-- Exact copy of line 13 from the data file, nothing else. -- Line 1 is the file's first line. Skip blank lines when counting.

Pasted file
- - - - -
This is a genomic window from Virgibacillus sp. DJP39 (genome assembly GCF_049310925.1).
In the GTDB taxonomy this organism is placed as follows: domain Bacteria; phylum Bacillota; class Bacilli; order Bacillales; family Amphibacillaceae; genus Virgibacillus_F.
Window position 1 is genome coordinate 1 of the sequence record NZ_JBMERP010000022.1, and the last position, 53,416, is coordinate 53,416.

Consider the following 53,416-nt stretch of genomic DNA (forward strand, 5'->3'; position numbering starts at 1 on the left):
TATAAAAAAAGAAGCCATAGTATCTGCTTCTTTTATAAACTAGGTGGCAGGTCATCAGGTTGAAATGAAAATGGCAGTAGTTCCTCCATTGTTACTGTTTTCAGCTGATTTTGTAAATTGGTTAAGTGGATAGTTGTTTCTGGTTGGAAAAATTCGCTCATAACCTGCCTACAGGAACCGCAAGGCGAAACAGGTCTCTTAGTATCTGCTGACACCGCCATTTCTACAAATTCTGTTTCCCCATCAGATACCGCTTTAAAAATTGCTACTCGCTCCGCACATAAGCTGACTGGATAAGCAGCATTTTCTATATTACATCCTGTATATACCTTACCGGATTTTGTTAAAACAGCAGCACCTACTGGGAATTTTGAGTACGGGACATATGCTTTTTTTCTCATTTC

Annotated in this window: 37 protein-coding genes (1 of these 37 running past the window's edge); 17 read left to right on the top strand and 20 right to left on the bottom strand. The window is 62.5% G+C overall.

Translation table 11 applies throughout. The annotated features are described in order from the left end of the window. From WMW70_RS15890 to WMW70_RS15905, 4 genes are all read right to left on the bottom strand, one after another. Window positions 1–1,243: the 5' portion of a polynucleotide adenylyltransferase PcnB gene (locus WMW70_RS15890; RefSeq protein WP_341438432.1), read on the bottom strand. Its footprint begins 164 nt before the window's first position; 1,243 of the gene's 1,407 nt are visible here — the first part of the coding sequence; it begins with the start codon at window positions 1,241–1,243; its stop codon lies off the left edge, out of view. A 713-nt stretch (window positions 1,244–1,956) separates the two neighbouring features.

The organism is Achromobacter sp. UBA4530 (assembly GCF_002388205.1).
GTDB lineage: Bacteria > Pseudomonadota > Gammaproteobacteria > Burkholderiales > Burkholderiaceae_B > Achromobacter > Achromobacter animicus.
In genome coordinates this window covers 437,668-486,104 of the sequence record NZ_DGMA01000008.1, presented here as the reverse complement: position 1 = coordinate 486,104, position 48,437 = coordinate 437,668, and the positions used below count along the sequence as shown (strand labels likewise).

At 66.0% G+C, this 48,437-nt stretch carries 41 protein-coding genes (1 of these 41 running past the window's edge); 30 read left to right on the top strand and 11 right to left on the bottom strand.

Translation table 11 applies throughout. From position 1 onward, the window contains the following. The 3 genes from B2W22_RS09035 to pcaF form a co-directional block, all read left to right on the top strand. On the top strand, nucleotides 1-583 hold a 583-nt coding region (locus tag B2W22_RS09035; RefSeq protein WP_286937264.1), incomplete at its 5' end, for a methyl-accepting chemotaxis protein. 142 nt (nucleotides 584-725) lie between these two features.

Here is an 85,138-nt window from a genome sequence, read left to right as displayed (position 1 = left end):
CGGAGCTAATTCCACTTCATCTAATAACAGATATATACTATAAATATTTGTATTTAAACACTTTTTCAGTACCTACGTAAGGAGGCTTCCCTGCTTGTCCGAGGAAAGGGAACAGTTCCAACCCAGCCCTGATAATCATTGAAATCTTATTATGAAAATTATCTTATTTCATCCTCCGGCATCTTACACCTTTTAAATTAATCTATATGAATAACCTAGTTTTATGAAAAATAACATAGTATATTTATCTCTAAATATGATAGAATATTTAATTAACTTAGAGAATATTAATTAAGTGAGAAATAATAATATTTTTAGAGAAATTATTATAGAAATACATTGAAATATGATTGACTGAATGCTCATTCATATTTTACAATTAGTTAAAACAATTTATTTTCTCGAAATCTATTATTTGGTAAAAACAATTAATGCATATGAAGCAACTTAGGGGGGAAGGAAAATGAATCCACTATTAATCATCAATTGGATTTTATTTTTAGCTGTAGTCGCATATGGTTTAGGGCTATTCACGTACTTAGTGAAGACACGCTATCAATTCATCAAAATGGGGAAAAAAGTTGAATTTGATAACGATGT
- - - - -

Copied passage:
Here is an 85,138-nt window from a genome sequence, read left to right as displayed (position 1 = left end):